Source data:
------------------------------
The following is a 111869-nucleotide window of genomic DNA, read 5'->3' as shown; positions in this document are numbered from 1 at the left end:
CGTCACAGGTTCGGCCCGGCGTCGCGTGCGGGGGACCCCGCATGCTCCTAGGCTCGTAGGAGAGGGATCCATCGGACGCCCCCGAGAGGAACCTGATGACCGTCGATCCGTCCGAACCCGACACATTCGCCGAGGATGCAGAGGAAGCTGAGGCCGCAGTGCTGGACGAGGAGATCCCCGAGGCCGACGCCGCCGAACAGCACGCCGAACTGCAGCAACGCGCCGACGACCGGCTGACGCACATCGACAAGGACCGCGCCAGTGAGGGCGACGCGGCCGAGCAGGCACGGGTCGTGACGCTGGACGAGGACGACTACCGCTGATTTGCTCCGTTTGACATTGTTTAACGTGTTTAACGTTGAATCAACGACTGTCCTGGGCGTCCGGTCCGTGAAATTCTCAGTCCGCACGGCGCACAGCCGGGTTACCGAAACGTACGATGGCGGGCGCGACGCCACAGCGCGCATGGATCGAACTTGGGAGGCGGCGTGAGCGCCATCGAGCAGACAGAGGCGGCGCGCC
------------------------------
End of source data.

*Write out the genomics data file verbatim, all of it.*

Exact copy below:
The following is a 111869-nucleotide window of genomic DNA, read 5'->3' as shown; positions in this document are numbered from 1 at the left end:
CGTCACAGGTTCGGCCCGGCGTCGCGTGCGGGGGACCCCGCATGCTCCTAGGCTCGTAGGAGAGGGATCCATCGGACGCCCCCGAGAGGAACCTGATGACCGTCGATCCGTCCGAACCCGACACATTCGCCGAGGATGCAGAGGAAGCTGAGGCCGCAGTGCTGGACGAGGAGATCCCCGAGGCCGACGCCGCCGAACAGCACGCCGAACTGCAGCAACGCGCCGACGACCGGCTGACGCACATCGACAAGGACCGCGCCAGTGAGGGCGACGCGGCCGAGCAGGCACGGGTCGTGACGCTGGACGAGGACGACTACCGCTGATTTGCTCCGTTTGACATTGTTTAACGTGTTTAACGTTGAATCAACGACTGTCCTGGGCGTCCGGTCCGTGAAATTCTCAGTCCGCACGGCGCACAGCCGGGTTACCGAAACGTACGATGGCGGGCGCGACGCCACAGCGCGCATGGATCGAACTTGGGAGGCGGCGTGAGCGCCATCGAGCAGACAGAGGCGGCGCGCC